Making a will? Why so serious?
Many people postpone going to a solicitor because making a will means dealing with things that are going to happen after they die. It’s not a particularly enticing thought.
If you don’t make a will you’ll die ‘intestate’, just like William Jennens in our last blog article. That means your estate (i.e. the assets you leave behind) will be distributed according to strict rules of probate, although if anyone contests the will then long legal arguments can ensue.
All sombre stuff, right?
Well...it doesn’t have to be, and you don’t actually have to take ‘making a will’ totally seriously if you don’t want to. In fact, plenty of people over the years have brightened up a visit to their lawyer by slipping in a few light-hearted clauses into their wills:
Singer Janis Joplin left $2,500 to pay for an all-night party at her favourite bar with the clause, “so that all my friends can get blasted when I’m gone.” And they did, a fortnight after her untimely death, in October 1970 at the Lion’s Share bar in San Anselmo, California.
US comedian Jack Benny made a provision in his will to send his beloved wife of 47 years a red rose every day for the rest of her life. She survived her late husband by eight years, so must have received over 3,000 roses!
Napoleon Bonaparte left a bizarre request in his will that his head be shaved and his hair shared out amongst his friends (although the really interesting thing about this is that 20th century science subsequently found traces of arsenic in his hair; so when he died was he actually assassinated?).
In 1891 John Bowman died leaving a fund of $50,000 to be used to maintain his Vermont mansion and employ servants who would prepare a dinner every night after his demise, “in case I come back from the dead”. This was carried out, exactly as per his wishes, until 1950...when the $50k ran out as opposed to Mr Bowman making his improbable return.
But perhaps the greatest of all wacky wills emerged from 19th century England. Social reformer Jeremy Bentham spent his lifetime publicly speaking out against many of the less enlightened societal norms and cultural standards of the age. So it perhaps wasn’t surprising when, after his death in 1832, his will revealed detailed instructions that he be preserved, stuffed and displayed in a glass-fronted cabinet in the University College London. He’s still there today, and is even wheeled over to important meetings of the Student Council, where he’s mentioned in the minutes as being ‘present but not voting’.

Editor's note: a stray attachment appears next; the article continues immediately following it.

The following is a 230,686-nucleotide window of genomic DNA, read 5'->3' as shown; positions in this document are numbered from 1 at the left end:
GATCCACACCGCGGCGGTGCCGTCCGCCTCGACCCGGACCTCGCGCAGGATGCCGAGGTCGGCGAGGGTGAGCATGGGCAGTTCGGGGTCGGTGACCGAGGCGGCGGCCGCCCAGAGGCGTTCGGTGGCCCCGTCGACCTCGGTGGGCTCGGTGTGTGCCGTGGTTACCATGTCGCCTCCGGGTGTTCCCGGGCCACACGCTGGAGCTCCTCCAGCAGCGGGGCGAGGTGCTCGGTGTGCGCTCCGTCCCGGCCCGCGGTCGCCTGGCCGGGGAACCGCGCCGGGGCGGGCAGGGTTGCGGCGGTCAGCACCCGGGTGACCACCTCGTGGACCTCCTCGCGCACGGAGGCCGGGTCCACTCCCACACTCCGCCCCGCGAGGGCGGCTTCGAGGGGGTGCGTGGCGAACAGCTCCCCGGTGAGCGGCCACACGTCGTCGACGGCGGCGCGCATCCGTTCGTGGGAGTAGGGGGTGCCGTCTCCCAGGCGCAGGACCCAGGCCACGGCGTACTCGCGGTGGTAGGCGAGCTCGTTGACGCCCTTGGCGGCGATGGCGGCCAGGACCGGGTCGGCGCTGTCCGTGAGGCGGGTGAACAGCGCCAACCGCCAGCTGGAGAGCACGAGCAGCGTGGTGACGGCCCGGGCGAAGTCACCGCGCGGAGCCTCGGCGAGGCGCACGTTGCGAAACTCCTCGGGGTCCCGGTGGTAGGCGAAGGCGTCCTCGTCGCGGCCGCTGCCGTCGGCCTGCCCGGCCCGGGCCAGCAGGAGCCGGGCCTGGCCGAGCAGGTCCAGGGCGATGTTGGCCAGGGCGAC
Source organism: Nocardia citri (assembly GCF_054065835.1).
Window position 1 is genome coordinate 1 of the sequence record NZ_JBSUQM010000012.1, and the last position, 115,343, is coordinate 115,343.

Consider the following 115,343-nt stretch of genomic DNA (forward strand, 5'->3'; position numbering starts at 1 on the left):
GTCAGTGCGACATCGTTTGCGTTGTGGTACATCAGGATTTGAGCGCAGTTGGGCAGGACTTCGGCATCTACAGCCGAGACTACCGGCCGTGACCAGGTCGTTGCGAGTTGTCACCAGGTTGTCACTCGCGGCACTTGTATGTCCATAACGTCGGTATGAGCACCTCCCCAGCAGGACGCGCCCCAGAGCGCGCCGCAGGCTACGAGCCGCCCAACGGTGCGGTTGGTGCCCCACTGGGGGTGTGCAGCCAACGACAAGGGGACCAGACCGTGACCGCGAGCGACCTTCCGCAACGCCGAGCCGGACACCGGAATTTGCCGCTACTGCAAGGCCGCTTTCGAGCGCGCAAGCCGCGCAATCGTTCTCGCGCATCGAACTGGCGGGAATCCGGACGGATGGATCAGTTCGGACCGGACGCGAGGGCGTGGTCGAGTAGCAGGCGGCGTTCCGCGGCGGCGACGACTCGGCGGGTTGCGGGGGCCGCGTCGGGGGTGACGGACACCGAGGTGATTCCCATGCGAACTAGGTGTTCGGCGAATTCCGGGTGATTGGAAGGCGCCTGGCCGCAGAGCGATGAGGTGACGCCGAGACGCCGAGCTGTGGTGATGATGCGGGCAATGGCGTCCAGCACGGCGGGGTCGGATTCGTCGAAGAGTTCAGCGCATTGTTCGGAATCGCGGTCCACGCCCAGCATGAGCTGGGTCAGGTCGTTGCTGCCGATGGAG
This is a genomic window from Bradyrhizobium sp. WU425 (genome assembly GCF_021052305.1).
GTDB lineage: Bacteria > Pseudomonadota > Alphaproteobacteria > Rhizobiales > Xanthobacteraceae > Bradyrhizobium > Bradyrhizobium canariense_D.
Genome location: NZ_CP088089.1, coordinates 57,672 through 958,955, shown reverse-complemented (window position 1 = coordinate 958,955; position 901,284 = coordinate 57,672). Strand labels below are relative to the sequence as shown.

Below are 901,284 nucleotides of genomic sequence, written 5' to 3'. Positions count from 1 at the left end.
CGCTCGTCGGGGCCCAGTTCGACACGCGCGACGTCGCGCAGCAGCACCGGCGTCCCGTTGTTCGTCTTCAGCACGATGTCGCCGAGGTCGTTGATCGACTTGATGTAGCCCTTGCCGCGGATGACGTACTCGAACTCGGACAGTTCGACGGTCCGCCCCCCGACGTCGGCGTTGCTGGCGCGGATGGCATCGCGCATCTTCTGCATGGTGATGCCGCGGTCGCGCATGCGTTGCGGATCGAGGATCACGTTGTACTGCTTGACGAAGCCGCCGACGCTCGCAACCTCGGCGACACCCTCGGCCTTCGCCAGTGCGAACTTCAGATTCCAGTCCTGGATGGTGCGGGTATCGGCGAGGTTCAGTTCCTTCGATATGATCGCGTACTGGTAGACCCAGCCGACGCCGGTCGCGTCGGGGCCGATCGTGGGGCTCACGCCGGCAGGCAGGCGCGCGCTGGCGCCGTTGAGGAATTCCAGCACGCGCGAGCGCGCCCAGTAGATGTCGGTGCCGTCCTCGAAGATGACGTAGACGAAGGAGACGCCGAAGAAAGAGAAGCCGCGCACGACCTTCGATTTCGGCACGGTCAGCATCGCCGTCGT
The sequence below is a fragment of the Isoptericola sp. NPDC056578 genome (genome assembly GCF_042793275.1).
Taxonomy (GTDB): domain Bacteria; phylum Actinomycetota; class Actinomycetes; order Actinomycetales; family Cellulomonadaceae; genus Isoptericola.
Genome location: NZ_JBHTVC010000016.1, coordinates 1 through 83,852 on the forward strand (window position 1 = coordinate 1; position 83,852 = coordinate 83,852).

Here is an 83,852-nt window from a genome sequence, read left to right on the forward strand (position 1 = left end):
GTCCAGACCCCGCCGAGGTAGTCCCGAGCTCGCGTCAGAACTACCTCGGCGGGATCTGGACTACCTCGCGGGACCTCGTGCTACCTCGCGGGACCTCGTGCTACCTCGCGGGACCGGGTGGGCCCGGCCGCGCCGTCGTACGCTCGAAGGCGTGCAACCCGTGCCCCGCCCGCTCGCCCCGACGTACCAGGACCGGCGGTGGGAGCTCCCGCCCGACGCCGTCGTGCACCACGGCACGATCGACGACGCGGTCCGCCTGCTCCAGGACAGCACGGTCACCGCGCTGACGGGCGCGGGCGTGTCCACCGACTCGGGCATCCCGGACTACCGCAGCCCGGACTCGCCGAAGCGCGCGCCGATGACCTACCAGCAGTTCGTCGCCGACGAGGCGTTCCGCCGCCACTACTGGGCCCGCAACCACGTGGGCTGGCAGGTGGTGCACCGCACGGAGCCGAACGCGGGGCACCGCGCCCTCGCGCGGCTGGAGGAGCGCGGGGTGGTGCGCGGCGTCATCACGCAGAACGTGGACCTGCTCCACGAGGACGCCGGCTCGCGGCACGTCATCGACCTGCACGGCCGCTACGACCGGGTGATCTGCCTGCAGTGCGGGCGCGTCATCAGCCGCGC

You might feel that Mr Bentham’s requests were a few steps too far, and if so we’d be relieved about that if we’re honest! But hopefully we’ve shown that making a will can be very much a celebration of life rather than a mourning of passing.
At QualitySolicitors we can quickly take you through the process of making a will, with the minimum of fuss.
You’ll be able to distribute your assets in exactly the way you want. You can remember certain people with certain items. You may want to leave a donation to a charity. If you have an unmarried partner, stepchildren, a carer, or close friends then they would normally be ignored by probate and inheritance law unless specifically mentioned in your will.
You can stipulate funeral wishes, name guardians for children, and there are even ways of gifting things to people before you die. There may also be techniques we can use to structure a will to (perfectly legally) minimise tax payments after your death.
You needn’t know any of this before you come to us. And you certainly needn’t plan every single decision about your will before we see you because we’re here to advise you, which we can do best when we’re discussing your circumstances face-to-face.
So please don’t feel awkward about talking to QualitySolicitors. Making a will shows you care about the welfare of your loved ones, so look at our making a will page; and from there find your local QualitySolicitors branch. Or simply call 0800 882 4964 for some Free Initial Assessment so we can quickly and efficiently ascertain exactly how we can help you.
It could even put an affectionate smile on a few people’s faces.